Along the banks of the Vienne River in the diocese of Tours, the Chinon Castle held a special group of prisoners. Heretics. Leaders of an immoral group of scoundrels and embezzlers. Enemies of all of Christendom.
Or so at least was the claim of Philip, the “fair” King of France. The Pope, however, was not so convinced. He knew that Philip’s concern for Christendom was heavily outweighed by the crushing debts that he owed, specifically to these men.
Three Papal-Legates made the long journey from Rome to find out the truth. On this morning of August 20th, 1308, they entered a small dimly-lit cell. Awaiting them there, in chains, was an old man with a long gray beard and blackened eyes. The candlelight reflected off his balding head.
“Rise, Grand Master,” said Cardinal Landolf, waving his hand. “By now you’re aware that the Holy Father does not wish to condemn, but to forgive. Not to dissolve, but to reform. Thus far, we’ve been satisfied with the contriteness of your brothers. We hope that you show no fear in offering to us only truthful and sincere replies to our questions.”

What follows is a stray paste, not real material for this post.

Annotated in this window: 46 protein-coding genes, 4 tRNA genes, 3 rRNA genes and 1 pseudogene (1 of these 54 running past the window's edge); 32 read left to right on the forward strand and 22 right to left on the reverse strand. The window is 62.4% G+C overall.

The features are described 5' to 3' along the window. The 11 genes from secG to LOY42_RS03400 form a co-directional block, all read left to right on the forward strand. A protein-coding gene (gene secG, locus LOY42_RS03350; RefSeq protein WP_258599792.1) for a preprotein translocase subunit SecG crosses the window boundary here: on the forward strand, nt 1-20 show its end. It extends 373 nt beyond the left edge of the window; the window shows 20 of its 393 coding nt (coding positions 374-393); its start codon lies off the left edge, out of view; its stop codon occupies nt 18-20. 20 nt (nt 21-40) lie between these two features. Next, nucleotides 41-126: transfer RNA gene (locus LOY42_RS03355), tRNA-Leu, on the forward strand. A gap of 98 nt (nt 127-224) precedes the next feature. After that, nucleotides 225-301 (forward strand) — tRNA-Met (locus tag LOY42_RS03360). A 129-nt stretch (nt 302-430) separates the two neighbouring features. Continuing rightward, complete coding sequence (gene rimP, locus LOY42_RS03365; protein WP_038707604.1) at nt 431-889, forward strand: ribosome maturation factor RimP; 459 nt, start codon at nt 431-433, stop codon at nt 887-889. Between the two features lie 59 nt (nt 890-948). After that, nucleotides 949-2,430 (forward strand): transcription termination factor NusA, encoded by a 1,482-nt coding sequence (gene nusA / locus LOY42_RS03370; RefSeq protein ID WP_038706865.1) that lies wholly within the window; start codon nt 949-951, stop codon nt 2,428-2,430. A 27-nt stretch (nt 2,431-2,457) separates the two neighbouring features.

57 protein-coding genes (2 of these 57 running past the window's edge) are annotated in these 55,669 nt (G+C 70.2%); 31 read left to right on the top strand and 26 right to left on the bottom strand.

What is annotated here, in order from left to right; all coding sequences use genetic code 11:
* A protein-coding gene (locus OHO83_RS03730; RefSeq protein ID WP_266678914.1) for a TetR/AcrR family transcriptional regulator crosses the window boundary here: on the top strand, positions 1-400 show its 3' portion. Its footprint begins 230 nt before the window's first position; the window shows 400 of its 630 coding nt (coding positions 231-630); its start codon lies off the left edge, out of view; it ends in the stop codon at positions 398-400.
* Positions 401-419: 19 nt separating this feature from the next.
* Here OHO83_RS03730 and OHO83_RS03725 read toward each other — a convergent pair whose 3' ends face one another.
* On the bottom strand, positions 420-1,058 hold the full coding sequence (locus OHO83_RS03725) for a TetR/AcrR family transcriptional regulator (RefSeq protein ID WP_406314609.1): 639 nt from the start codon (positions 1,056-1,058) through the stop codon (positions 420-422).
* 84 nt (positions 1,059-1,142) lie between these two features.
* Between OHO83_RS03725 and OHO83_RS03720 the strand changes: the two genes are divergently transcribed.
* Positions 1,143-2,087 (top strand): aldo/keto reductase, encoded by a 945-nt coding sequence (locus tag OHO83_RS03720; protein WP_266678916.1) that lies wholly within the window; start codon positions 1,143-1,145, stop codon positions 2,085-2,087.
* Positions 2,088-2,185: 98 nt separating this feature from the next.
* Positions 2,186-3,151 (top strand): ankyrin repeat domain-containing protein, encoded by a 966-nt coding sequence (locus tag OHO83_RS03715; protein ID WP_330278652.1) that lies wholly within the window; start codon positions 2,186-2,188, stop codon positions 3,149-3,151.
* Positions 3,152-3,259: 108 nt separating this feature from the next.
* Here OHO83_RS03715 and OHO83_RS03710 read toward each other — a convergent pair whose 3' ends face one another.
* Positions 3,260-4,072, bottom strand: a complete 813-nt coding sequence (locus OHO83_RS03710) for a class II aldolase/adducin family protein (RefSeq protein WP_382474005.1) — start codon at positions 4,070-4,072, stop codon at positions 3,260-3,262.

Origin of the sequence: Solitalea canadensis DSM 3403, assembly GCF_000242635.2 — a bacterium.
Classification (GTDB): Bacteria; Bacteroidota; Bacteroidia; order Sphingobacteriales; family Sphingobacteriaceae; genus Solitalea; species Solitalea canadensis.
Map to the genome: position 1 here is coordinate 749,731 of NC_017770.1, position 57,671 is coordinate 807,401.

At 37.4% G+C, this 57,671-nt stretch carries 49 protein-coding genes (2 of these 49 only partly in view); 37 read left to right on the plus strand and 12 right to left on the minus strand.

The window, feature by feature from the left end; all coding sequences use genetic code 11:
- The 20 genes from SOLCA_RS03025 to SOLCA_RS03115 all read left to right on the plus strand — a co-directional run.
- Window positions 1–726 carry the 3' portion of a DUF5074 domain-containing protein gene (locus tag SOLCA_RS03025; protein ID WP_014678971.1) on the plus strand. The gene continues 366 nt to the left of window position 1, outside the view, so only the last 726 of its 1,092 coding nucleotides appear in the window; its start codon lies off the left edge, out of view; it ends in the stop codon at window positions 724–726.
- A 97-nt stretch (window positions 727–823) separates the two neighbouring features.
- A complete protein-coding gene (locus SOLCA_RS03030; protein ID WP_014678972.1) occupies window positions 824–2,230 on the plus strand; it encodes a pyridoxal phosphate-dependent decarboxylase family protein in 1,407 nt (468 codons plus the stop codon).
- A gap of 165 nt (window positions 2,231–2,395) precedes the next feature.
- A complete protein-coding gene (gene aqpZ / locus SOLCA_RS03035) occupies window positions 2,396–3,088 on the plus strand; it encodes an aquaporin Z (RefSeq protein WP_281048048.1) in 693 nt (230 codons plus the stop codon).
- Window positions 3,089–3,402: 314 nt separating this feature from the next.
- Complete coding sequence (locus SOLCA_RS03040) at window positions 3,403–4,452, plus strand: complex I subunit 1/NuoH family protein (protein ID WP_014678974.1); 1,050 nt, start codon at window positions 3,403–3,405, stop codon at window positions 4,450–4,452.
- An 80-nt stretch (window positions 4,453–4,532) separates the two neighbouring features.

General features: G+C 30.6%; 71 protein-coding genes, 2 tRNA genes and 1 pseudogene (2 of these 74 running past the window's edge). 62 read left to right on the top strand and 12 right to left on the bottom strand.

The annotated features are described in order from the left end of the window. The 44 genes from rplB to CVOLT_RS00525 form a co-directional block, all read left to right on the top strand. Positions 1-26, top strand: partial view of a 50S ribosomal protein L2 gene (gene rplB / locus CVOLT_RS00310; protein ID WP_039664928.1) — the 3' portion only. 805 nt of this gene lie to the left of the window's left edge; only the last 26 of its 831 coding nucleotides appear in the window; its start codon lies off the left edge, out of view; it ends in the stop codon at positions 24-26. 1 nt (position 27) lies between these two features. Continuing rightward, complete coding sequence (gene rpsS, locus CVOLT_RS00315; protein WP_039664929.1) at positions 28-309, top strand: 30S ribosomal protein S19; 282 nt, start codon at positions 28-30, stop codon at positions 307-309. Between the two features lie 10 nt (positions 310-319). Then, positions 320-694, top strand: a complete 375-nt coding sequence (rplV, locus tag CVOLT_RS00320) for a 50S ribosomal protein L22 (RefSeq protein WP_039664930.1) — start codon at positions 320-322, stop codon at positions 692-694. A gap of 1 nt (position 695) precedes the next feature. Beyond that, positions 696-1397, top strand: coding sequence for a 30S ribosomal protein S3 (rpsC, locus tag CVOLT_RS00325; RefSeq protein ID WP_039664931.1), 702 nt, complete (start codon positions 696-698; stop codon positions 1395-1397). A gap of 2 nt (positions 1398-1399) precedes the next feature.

“Fear, your eminence?” Jacques de Molay replied with strength in his voice that belied his pitiful appearance. “I am a Templar, secure on every side, for my soul is protected by the armor of faith just as my body was protected by the armor of steel. I fear neither demons nor men.”
When the Cardinals returned to Rome, Pope Clement V granted absolution to the Fellow-Soldiers of Christ and the Poor Knights of the Temple of King Solomon.
Unfortunately for Jacques de Molay and his brethren, the Chinon Parchment, only recently discovered in the Secret Vatican Archives, was not made public. Hundreds of Templars were tortured and burned at the stake.